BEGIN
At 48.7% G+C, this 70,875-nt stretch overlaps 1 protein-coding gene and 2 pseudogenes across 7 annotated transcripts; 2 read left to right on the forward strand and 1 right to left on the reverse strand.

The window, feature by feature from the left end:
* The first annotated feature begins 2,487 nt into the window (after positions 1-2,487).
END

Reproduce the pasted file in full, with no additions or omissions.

At 48.7% G+C, this 70,875-nt stretch overlaps 1 protein-coding gene and 2 pseudogenes across 7 annotated transcripts; 2 read left to right on the forward strand and 1 right to left on the reverse strand.

The window, feature by feature from the left end:
* The first annotated feature begins 2,487 nt into the window (after positions 1-2,487).